Recently I combed through piles and piles of cotton, silk, and wool in my mother's attic closet. I sorted, folded and organized the dots, stripes, and solids, into beautiful piles of soon-to-be projects.
The excitement of the future is enough for me to love this task. I can see a little dress here, an apron there.
But what pulled me into the moment was the past -- the blue shiny, crazy acrylic that my mother stitched into a beautiful costume for the Aurora Community Theater's version of "Annie Get Your Gun" over 20 years ago; the swatches of black and pink calico that flowered into my first sewing project when I was six; the beautiful silk that turned into tiny dresses for my nieces. And so much more. Memory upon memory flooded me -- the perfect dress for my prom, the perfect outfit for Halloween, the perfect quilt that I helped design -- and hours upon hours spent watching my mother create something out of nothing.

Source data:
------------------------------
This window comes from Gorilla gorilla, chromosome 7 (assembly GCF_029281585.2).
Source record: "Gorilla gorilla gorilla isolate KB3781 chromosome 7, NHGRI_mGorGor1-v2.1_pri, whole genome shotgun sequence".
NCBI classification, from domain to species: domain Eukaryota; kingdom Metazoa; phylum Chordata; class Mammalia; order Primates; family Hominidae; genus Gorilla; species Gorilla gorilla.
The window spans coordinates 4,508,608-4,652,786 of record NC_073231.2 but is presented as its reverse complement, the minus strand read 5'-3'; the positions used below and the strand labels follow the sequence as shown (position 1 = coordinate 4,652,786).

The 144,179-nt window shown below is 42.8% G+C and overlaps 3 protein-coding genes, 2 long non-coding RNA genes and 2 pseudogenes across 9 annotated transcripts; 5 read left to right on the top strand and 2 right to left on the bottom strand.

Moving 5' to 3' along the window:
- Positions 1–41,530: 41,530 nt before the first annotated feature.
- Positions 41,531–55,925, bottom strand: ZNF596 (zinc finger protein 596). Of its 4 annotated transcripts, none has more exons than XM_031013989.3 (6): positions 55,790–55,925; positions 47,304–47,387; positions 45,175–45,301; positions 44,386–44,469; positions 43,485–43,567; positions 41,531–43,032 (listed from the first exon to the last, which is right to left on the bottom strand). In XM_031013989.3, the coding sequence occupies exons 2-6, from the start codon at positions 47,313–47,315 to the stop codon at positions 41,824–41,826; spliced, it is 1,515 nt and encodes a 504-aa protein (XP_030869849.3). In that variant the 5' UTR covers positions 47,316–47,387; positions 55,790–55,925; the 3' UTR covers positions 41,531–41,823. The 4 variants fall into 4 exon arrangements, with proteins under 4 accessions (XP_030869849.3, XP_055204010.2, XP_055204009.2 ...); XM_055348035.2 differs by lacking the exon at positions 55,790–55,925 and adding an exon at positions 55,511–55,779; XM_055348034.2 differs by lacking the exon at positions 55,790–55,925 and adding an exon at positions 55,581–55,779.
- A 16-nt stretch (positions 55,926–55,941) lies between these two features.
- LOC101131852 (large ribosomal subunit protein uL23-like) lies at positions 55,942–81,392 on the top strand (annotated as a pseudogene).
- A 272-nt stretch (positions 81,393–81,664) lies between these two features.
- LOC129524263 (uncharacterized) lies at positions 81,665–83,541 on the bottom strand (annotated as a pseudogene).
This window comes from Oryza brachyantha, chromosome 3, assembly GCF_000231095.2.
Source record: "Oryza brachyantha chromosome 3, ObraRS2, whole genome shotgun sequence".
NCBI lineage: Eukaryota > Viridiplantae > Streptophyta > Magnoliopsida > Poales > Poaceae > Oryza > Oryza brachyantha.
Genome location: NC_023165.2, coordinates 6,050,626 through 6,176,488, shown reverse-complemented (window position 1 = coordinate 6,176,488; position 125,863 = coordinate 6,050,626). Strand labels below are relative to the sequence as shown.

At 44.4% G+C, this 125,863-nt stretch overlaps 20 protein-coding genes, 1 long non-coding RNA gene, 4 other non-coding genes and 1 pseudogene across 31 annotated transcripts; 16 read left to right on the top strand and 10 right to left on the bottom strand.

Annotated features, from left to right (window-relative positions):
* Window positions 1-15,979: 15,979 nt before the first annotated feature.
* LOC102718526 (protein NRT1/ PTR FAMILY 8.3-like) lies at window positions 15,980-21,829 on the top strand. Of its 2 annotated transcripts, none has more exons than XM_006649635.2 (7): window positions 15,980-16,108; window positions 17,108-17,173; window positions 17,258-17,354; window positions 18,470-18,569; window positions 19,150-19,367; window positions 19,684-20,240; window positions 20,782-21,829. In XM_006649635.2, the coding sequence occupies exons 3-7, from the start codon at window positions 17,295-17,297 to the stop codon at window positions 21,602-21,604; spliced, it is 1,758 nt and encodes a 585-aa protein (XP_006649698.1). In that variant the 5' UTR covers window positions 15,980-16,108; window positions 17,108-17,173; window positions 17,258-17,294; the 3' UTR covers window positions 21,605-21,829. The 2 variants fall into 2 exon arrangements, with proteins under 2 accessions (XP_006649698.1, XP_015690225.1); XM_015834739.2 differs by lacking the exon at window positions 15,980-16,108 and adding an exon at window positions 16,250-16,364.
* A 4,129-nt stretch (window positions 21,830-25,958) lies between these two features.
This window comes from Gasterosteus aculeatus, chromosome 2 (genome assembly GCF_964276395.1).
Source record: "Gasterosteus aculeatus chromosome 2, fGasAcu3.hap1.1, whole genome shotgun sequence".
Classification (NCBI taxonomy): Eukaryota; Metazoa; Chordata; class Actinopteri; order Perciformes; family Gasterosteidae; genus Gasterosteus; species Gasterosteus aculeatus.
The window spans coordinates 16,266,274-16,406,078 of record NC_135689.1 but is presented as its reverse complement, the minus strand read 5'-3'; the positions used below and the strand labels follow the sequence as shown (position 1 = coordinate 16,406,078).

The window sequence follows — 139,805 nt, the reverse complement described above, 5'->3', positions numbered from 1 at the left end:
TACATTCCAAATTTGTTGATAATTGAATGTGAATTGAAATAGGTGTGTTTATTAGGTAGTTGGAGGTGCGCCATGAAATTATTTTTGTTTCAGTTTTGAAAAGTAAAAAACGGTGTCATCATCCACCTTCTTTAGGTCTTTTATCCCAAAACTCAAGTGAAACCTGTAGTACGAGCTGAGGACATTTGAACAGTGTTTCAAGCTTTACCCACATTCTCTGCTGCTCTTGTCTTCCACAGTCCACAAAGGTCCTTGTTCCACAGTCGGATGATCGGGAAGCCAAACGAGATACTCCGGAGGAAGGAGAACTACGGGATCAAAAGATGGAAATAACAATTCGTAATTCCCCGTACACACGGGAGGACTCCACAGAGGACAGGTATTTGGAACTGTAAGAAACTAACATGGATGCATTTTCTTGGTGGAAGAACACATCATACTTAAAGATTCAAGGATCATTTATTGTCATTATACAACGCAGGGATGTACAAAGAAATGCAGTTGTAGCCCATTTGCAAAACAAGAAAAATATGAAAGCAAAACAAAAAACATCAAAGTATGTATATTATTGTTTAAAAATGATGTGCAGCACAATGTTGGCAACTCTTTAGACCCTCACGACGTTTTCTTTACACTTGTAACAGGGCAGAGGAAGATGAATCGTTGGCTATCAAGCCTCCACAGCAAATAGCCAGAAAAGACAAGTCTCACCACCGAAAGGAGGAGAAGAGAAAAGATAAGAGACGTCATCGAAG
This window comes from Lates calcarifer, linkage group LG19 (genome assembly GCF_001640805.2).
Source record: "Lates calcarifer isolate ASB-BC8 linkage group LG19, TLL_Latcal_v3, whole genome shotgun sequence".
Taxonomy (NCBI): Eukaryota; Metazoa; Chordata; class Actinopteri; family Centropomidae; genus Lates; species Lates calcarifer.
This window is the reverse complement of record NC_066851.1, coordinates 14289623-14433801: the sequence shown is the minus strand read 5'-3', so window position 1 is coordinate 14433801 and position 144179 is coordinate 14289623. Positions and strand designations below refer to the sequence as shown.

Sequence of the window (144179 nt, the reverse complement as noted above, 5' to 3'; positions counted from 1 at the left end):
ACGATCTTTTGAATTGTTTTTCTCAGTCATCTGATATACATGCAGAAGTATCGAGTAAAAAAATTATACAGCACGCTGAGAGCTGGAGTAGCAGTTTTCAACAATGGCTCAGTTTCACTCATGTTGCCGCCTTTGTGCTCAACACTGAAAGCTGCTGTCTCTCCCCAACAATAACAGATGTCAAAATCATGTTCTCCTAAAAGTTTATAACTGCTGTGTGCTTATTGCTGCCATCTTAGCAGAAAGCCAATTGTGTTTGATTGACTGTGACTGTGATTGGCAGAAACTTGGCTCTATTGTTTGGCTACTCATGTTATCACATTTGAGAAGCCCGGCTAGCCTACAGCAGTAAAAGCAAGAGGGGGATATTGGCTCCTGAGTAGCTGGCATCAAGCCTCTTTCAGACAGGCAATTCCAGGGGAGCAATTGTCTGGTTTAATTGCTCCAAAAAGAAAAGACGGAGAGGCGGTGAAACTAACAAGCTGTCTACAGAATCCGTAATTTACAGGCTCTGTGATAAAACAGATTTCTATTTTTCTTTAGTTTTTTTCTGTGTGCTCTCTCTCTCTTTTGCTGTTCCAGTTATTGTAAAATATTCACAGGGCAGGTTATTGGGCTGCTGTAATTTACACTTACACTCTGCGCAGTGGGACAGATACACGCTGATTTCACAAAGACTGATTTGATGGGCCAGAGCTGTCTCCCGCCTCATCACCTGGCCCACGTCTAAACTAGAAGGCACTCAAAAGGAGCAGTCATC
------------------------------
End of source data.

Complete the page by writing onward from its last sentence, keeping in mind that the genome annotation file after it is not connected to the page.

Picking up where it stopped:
I love to create -- to see beautiful swatches of fabric turn into a quilt that will be used for generations; to see the patterns dance in just that certain way, to participate in an age-old ritual of preparing for the life of the family. But sometimes as I sit and create, I wonder if I'm just kidding myself - if this really is part of my calling as a woman, a mother and a daughter, a friend, and a wife in this age of overabundance.
My mom's closet whispered an answer that I had been longing to hear... "No."
The moments I spend in creation are not lost. They are not meaningless. In fact, they are so very, deeply important. They give the gift of creation, of moments, of the "perfect" dress (or coat... or doll... or toy or...).
Holding those very precious pieces of fabric, I could feel my mother's love. Even in this day and age of plenty, we need creation -- and the love that springs from it. We need things that take time. We need ideas that turn into reality, and our children need to see and experience the rich beauty of this process.
A dollmaker in a little town with lots of flowers and birds.